If domestic cats wore bell collars in urban areas the numbers of native birds caught and killed could be reduced by as much as half, a new University of Otago study shows.

Dr Yolanda van Heezik and Dr Christoph Matthaei from the Department of Zoology - with Zoology Honours student Jo Gordon - studied cats known by their owners to be prolific hunters.

They asked owners of 37 Dunedin cats to record the number of prey caught and brought back home during a six-week period while wearing a belled collar, and during another six week period without a belled collar.

"We found that cats caught fewer birds while wearing the belled collar," Dr van Heezik said.

"This study shows it is worthwhile for domestic cats to wear bells and would go some way towards reducing the huge numbers of native birds cats catch. It won't eliminate the problem completely, but it's a start."

Previous studies have shown that domestic cats kill tens of thousands of native birds each year in New Zealand.

"People might consider cats as a nuisance because they dig in their gardens, or they may be concerned about cats roaming for welfare issues, but people hardly ever think about the impacts cats are having on our native birds.

"Most cats don't catch a lot of prey and they may bring back perhaps only one bellbird a year. But if you consider the large number of domestic cats in towns and cities, then the cumulative impact is likely to be huge," Dr van Heezik said.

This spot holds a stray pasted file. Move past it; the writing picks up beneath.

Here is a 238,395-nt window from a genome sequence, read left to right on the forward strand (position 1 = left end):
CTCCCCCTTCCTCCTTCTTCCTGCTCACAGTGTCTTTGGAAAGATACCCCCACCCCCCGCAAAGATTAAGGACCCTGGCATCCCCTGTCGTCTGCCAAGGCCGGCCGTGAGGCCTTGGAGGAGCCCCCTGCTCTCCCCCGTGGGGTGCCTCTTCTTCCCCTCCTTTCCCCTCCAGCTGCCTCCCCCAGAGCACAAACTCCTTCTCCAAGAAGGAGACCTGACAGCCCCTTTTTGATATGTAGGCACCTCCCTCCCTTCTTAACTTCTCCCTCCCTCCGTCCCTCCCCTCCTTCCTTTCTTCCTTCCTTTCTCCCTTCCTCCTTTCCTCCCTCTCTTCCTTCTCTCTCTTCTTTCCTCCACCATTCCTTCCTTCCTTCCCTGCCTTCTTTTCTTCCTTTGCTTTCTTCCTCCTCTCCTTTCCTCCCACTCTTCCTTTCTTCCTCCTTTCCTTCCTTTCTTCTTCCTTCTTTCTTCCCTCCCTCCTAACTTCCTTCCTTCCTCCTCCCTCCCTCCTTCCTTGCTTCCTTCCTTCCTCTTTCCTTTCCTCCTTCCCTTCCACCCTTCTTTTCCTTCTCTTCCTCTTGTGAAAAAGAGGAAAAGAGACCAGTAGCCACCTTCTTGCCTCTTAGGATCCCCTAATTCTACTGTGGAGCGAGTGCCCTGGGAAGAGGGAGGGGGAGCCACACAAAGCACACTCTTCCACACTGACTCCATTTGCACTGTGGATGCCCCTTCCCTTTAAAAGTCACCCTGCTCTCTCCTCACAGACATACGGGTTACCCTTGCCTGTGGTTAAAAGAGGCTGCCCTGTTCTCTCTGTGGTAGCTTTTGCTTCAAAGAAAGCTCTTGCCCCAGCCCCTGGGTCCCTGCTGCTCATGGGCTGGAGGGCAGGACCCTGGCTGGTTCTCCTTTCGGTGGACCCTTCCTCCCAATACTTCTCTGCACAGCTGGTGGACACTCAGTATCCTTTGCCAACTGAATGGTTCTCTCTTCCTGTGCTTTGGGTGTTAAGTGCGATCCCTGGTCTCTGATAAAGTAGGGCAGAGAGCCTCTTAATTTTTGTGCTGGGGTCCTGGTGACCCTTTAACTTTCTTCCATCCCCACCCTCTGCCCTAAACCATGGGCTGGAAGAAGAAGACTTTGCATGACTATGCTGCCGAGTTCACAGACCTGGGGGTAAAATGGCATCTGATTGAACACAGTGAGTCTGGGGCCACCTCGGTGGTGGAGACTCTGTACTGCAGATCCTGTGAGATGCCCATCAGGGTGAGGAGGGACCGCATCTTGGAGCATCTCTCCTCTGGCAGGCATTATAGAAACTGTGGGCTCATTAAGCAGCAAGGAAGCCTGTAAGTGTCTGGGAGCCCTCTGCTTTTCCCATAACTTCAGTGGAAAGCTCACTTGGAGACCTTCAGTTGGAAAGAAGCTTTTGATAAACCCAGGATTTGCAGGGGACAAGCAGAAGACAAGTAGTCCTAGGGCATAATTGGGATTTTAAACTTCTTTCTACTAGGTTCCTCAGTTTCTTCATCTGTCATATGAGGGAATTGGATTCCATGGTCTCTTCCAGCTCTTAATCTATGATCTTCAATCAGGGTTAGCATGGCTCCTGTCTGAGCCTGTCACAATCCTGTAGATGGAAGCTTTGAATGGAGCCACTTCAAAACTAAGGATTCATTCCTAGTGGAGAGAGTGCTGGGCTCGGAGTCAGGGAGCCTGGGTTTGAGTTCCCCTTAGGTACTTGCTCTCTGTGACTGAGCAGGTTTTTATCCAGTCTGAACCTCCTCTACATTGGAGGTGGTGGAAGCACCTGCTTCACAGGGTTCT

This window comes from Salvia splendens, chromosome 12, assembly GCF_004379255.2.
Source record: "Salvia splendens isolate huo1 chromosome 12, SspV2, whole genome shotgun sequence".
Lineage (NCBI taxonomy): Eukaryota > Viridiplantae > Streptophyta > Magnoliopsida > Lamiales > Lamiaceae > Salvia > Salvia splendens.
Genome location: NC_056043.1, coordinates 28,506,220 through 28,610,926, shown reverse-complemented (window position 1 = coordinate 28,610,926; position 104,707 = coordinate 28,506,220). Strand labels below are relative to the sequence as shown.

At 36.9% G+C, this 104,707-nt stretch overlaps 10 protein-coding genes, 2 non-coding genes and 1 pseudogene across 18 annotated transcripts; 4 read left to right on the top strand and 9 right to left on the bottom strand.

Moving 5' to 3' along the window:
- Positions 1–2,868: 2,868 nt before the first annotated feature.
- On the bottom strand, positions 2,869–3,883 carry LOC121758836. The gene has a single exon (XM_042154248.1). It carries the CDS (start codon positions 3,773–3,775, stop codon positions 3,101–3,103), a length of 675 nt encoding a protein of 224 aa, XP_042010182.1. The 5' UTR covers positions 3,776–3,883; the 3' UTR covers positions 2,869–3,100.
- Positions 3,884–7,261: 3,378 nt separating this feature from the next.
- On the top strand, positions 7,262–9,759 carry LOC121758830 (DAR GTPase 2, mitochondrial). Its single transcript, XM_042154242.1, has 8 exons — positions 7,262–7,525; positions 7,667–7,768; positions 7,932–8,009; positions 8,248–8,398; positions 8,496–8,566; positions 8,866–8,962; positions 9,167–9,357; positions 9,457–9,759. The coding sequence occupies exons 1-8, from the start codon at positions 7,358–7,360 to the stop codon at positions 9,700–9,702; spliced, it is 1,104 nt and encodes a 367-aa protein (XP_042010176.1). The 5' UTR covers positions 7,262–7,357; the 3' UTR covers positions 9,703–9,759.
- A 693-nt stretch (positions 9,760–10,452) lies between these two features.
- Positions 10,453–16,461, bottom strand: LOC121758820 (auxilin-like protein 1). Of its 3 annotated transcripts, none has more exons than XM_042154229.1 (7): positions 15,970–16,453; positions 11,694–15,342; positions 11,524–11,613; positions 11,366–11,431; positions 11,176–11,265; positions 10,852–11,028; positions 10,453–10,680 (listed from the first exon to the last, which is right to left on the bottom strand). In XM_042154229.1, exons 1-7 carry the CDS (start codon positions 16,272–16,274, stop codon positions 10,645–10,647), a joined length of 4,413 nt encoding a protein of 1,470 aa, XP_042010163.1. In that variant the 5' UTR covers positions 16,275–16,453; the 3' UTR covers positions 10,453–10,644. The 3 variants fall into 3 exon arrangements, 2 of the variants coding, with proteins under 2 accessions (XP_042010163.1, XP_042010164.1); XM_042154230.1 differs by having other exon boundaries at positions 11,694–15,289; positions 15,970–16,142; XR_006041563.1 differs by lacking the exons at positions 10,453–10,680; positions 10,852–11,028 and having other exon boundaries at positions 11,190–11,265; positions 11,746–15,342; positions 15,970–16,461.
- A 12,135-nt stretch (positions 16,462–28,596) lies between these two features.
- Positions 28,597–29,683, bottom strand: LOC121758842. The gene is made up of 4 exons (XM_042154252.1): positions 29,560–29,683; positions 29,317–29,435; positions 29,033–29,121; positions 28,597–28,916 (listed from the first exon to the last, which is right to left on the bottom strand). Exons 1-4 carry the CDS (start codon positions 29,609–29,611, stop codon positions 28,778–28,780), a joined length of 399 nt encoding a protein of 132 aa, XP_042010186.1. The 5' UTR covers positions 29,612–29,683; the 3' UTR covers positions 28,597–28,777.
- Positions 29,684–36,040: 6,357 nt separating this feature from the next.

In New Zealand urban environments, there are on average 220 domestic cats per square kilometre, and each cat has an average travelling range of about 2.2ha.

In total during the six-week study, the cats not wearing the collar caught 378 animals, including 82 birds. When the cats wore bells, they caught only 41 birds by comparison.

This study has been published in the Australian journal Wildlife Research.

New Zealand Bird Rescue Charitable Trust wildlife rehabilitator Lyn MacDonald said the research's findings were "interesting".

"People find [bell collars] don't work a lot of the time," she said. "The little bells don't tinkle. An open-type cow bell does work a lot better."

"It is less likely for a cat to catch a bird with a bell."

Ms MacDonald said Bird Rescue do have a lot of birds come in who have been caught by cats, but often the birds are already injured or sick.

There were other ways to ensure domestic cats do not catch birds, she said, such as collars which emit a sonic warning to birds which are more effective than conventional bell collars.

"You can teach cats not to catch birds, but it is not easy. Some cats you cannot teach," she said.

"The best thing people can do is keep their cats in at night. That's when they catch the most birds.